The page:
Operationally, borrower countries are distinguished by their lending category within the Bank: IDA-only, blend (both IDA and IBRD), and IBRD-only. IDA provides grants and concessional loans to the countries with the most difficulty borrowing externally. IBRD offers non-concessional loans to countries that they find creditworthy. Because IBRD terms are harder than IDA, IBRD borrowers tend to be perceived as more developed than IDA borrowers.
But graduating from LIC status is not the same as graduating from IDA. Eligibility for IDA benchmarks a country’s income against different thresholds and IDA graduation takes into account factors other than income. The figure below illustrates the relationship between the various income classification systems and gives a rough sense of how the operational income classification system maps onto a country’s lending category after accounting for other factors.
As depicted by the colored lines, an LIC becomes an LMIC when its income crosses what’s known as the “civil works preference” threshold, currently $1,025 (FY17). However, the IDA graduation process is not triggered until countries cross the “operational cutoff,” currently $1,185 (FY17). Even then, crossing the threshold is not sufficient to move a country into blend terms, let alone graduate to IBRD-only: the IBRD only lends to countries it finds creditworthy. While the IBRD’s creditworthiness assessments are more lenient than market assessments, several countries still fail to meet this standard. These “gap” countries may continue receiving loans from IDA, although they are expected to take steps to establish creditworthiness. Conversely, some countries—for example, China and India—became creditworthy and accessed IBRD loans well before they crossed the operational cutoff.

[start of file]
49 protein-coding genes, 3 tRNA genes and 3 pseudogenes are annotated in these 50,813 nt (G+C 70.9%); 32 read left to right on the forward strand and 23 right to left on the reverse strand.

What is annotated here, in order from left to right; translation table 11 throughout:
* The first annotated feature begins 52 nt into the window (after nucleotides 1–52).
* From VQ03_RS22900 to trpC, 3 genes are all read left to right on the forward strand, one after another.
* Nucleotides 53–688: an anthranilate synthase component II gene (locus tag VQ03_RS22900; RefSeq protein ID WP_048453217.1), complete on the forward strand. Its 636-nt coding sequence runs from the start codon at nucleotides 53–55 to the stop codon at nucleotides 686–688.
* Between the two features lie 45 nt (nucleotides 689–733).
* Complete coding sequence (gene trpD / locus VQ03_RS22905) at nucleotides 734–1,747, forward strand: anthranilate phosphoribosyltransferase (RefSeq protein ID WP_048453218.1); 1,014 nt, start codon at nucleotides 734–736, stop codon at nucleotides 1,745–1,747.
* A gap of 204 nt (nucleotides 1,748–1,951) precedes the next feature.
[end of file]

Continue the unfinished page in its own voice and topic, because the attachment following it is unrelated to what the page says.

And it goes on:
There is further flexibility in a country’s transition from blend status to IBRD-only (“IDA graduation”). When the Bank recommends or discourages the graduation of a particular country, it cites factors such as political instability, poverty, debt sustainability. Similarly, it considers factors such as political liberalization when evaluating a graduation candidate from IBRD.
While the two are distinct systems, they both utilize the same underlying data—which is why countries graduating to LMIC status are carefully eyeing the approaching operational cutoff. But all should bear in mind the additional factors that influence a country’s lending category.
Myth #3: Income classification reflects a country’s “true” income
The World Bank Data Group, responsible for maintaining World Bank data and classifying countries, should be lauded for its efforts to improve the accuracy and transparency of income data. Without these efforts, the analysis below would not be possible. But the dish is only as good as the quality of the ingredients.